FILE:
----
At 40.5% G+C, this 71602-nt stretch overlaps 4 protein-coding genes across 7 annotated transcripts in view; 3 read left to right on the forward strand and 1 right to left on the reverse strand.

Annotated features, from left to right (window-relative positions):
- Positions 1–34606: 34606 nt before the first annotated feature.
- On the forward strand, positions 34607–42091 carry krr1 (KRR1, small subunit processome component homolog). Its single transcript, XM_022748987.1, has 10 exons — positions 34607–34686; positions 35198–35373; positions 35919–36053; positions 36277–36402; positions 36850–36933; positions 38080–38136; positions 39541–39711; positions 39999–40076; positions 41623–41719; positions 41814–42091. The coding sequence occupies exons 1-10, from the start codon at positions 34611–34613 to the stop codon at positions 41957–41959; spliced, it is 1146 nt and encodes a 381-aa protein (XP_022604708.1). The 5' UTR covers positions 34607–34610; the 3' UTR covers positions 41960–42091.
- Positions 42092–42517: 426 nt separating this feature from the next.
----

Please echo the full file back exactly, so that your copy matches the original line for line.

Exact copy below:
At 40.5% G+C, this 71602-nt stretch overlaps 4 protein-coding genes across 7 annotated transcripts in view; 3 read left to right on the forward strand and 1 right to left on the reverse strand.

Annotated features, from left to right (window-relative positions):
- Positions 1–34606: 34606 nt before the first annotated feature.
- On the forward strand, positions 34607–42091 carry krr1 (KRR1, small subunit processome component homolog). Its single transcript, XM_022748987.1, has 10 exons — positions 34607–34686; positions 35198–35373; positions 35919–36053; positions 36277–36402; positions 36850–36933; positions 38080–38136; positions 39541–39711; positions 39999–40076; positions 41623–41719; positions 41814–42091. The coding sequence occupies exons 1-10, from the start codon at positions 34611–34613 to the stop codon at positions 41957–41959; spliced, it is 1146 nt and encodes a 381-aa protein (XP_022604708.1). The 5' UTR covers positions 34607–34610; the 3' UTR covers positions 41960–42091.
- Positions 42092–42517: 426 nt separating this feature from the next.